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The original item was published from 1/19/2022 1:40:00 PM to 1/21/2022 2:19:58 PM.

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* Hampton City News

Posted on: January 19, 2022

[ARCHIVED] Hampton has salt, brine treatments ready

salt storage 2

Jan. 19, 2022 – Hampton’s winter weather treatment facility has stockpiled thousands of gallons of brine, salt and other chemicals that will be used to treat the city’s roadways and bridges both before and during the winter storm forecast for this weekend.

 The facility, located adjacent to Langley Air Force Base, can produce as much as 3,000 gallons of brine in an hour. The brine is stored on site in a half-dozen 5,500-gallon tanks. There are also two more tanks that contain calcium chloride, which is mixed into the brine when temperatures drop below 25 degrees.

 The brine – a heavily concentrated saltwater mixture that has more than twice the salinity of water from the Chesapeake Bay – is mixed in a 400-gallon bin and then moved to the larger tanks.

 The city might use as much as 40,000 gallons of brine in dealing with a big winter storm such as the one anticipated this weekend. Six trucks can take out a combined 8,000 gallons of brine at a time. Pre-treating the roads (especially bridges and overpasses) a day or two before a winter storm might use 15,000 or 20,000 gallons. Then the brine would be used again once as the trucks follow the snowplows during and after the storm.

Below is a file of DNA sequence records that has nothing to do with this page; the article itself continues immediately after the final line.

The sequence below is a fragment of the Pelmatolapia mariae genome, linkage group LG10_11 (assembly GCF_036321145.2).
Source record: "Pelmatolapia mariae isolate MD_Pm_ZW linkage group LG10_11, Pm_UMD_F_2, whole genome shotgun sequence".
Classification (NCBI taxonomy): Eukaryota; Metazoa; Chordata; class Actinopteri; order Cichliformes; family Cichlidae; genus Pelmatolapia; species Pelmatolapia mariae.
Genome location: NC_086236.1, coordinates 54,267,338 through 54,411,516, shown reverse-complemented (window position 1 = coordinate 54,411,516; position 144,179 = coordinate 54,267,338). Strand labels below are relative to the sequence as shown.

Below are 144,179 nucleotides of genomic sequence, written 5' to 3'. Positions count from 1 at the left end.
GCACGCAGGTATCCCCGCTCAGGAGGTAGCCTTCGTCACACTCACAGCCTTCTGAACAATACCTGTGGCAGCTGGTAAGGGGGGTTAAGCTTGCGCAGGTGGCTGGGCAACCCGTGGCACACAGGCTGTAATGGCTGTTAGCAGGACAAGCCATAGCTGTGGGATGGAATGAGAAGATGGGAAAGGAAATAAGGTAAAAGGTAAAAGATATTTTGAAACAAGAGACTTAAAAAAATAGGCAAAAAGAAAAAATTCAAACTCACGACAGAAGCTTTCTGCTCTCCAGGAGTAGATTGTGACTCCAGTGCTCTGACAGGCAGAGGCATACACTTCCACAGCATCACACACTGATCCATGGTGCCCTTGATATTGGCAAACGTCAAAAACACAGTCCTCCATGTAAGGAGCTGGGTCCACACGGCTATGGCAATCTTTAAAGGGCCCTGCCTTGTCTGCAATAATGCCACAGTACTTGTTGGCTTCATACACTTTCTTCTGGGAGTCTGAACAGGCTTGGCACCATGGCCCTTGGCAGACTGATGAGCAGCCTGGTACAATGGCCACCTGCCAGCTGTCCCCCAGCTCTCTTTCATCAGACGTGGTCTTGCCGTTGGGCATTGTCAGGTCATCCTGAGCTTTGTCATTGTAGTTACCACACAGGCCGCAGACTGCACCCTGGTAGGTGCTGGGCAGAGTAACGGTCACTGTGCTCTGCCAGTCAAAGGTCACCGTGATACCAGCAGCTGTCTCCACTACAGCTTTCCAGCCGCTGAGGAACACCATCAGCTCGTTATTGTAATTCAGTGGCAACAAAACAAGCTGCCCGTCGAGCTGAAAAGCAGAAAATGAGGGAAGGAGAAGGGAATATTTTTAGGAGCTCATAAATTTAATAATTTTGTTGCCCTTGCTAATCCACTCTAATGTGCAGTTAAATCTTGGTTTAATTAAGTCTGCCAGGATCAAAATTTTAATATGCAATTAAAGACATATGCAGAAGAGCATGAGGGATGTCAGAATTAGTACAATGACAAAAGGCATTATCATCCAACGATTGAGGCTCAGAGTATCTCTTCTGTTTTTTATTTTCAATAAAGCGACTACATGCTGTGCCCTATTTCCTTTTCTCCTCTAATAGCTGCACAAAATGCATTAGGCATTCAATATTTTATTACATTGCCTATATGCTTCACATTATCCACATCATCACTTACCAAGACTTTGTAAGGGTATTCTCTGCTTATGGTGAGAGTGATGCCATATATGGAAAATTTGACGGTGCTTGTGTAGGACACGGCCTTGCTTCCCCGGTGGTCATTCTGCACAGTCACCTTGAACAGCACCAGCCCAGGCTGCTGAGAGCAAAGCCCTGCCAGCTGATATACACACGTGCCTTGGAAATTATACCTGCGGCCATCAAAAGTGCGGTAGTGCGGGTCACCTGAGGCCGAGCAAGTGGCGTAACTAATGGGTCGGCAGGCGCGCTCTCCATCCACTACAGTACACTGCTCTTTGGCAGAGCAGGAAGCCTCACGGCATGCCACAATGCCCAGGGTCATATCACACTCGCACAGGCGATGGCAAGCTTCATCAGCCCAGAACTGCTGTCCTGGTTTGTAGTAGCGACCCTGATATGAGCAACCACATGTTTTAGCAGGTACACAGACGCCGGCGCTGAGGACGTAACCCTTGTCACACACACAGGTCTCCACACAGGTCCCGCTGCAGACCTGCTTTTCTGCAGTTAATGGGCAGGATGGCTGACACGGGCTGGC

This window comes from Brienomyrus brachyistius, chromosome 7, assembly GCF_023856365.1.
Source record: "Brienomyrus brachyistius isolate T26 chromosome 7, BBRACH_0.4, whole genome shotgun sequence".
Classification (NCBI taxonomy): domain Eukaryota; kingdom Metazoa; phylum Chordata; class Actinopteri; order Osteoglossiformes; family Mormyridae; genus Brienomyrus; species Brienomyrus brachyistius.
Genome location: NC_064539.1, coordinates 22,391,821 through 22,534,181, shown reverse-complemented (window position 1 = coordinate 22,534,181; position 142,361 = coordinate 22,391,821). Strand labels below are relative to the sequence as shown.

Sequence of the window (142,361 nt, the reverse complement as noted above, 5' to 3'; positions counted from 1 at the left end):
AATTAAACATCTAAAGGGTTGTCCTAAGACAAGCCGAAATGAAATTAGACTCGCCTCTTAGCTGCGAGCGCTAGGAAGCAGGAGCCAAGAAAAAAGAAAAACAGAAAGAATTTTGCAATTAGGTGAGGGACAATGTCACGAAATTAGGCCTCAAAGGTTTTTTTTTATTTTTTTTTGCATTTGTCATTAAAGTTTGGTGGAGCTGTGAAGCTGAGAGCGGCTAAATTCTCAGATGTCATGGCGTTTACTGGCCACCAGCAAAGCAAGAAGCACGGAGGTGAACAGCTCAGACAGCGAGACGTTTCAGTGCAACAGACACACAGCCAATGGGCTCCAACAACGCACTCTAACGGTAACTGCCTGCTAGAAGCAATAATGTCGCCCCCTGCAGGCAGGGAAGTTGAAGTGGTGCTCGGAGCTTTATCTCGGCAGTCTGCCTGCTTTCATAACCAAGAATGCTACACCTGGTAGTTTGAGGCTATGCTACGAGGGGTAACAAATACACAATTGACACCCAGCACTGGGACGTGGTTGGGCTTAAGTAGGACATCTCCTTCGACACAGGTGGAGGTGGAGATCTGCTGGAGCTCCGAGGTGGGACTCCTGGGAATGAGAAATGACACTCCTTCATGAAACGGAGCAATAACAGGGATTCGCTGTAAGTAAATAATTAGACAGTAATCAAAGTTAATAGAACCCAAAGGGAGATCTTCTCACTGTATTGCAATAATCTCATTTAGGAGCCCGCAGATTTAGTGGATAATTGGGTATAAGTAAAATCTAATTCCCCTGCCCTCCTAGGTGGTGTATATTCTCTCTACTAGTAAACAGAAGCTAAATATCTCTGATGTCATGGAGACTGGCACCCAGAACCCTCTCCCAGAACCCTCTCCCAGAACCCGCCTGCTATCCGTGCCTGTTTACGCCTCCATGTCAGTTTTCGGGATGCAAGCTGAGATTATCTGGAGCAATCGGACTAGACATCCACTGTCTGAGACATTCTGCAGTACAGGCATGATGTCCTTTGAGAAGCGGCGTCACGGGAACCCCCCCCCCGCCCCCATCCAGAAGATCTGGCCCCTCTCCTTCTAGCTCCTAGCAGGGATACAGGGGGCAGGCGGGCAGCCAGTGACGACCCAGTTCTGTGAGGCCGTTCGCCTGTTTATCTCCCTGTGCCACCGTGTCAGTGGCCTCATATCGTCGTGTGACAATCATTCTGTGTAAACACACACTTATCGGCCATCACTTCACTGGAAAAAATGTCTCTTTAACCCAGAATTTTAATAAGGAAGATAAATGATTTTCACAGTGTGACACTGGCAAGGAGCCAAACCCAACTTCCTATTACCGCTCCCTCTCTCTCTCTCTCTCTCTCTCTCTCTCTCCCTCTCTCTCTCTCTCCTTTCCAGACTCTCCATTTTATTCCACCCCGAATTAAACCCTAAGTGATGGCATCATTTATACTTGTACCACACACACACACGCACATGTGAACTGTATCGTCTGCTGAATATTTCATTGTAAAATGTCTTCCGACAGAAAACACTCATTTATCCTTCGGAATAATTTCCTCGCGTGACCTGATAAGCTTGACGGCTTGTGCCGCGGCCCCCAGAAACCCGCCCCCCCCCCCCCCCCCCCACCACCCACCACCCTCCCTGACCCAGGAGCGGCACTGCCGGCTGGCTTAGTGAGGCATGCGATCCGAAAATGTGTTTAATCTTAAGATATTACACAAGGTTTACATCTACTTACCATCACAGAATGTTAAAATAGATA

Delane Carty, superintendent of bridge and street operations for the city’s Public Works Department, said: “Typically we want to make sure the bridges are brined first because they freeze first. Then we brine the rest of the streets and intersections so vehicles can stop safely.”

 If the winter storm will be preceded by rain, the roads will be pre-treated with salt instead of brine, because the salt is less likely to be washed away. During the winter storm, if the roads are covered with snow or slush, they will use salt. But if the roads are frozen ice, they will switch to brine because the salt needs moisture to do its job.

 The brine mixed at the Hampton facility is also used in Newport News and at NASA Langley Research Center and at Langley Air Force Base.

 The facility was built about three years ago and cost $1.3 million.


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